Name a third? I can’t.
What makes the two currencies so resilient?
The first Treasury secretary Alexander Hamilton modeled the dollar on the financial institutions of the British pound. He was reviled in certain quarters as a monarchist and his personal arrogance certainly didn’t help dispel the sense of unease that he caused.
George Washington trusted Hamilton completely. As a result, the durable qualities of our financial system, which are being sorely tested, were built into it from the beginning.
What made the pound the model? Well, it was successful at the time the dollar was born. Founders of any institution like the U.S. Treasury do not look for failures to copy.
Hamilton picked the dollar as the unit based on the Spanish Empire’s 8-reales silver coin. The silver dollar size coin was in circulation worldwide and most American merchants used it.
From there he wanted a national bank, the Bank of the United States. This was based on the Bank of England, which was founded in 1694 and it made Britain a huge financial power.
How did it do so? Well, it borrowed money and unlike many dynasties in Europe, it actually paid the money back. So confident were people in it that Bank of England securities, debts in other words, were used by the holders as collateral for other loans. Modern banking was born.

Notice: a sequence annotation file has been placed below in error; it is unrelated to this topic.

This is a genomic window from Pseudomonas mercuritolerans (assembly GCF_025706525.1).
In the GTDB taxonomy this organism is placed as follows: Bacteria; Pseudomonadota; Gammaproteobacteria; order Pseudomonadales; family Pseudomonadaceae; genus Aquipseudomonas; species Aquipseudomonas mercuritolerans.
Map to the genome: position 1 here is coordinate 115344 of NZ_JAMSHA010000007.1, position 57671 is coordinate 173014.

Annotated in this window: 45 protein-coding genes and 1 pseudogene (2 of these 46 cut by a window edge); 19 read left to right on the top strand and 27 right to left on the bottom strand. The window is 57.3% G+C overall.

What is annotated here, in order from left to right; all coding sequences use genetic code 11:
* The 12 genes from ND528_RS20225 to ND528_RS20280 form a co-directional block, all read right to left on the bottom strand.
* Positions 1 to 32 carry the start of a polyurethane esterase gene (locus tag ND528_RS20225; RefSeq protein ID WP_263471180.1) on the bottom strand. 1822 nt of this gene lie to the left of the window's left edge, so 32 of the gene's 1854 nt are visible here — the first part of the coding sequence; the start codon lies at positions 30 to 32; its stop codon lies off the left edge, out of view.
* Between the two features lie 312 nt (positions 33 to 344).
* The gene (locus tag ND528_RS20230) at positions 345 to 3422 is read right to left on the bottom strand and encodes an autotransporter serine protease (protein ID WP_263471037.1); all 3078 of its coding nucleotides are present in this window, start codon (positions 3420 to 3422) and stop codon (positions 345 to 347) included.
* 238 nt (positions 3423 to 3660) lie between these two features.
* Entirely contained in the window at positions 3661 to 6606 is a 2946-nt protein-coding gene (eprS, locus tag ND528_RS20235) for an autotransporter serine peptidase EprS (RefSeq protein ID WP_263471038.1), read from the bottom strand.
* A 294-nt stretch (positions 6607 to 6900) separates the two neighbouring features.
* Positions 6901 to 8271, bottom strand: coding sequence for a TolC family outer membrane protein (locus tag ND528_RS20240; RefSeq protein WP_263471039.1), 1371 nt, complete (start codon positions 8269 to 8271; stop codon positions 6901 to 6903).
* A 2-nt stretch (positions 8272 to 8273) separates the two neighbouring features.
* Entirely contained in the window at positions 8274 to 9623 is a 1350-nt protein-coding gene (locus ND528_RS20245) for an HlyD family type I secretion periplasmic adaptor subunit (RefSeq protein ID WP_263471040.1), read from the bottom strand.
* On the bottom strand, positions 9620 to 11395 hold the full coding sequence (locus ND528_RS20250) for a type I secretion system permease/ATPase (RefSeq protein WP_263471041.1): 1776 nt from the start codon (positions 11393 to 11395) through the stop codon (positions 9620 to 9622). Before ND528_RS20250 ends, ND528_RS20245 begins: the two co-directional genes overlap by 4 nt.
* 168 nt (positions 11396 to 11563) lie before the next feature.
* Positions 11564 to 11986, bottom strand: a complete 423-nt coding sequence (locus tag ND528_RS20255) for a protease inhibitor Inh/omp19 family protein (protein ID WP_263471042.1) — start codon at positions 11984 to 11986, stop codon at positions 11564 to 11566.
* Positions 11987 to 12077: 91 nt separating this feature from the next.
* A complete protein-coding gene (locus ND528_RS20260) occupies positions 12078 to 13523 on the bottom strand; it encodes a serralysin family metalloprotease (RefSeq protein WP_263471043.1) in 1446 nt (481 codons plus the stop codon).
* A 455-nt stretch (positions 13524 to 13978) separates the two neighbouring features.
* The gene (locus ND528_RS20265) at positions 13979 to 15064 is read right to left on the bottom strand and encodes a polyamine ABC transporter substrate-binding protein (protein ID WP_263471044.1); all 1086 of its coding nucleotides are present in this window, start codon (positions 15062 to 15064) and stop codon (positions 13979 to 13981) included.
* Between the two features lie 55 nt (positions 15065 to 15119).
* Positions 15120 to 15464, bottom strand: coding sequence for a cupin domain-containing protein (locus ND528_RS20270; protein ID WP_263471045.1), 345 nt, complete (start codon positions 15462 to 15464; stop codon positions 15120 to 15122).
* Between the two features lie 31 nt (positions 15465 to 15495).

Even today we see many financial institutions buying up U.S. Treasury bills, notes and bonds and fleeing other securities. Why? They know they will get their money back, a trust that goes back to Hamilton who learned it from studying the Bank of England.
Both currencies of his time continue to survive. The world looks to the United States and Great Britain to solve the present crisis.
What happens between now and that point I do not know, but I do know that at the end of the period the pound and the dollar will still exist while certain other currencies will not. It is all a matter of trust established by Alexander Hamilton and not ever lost since.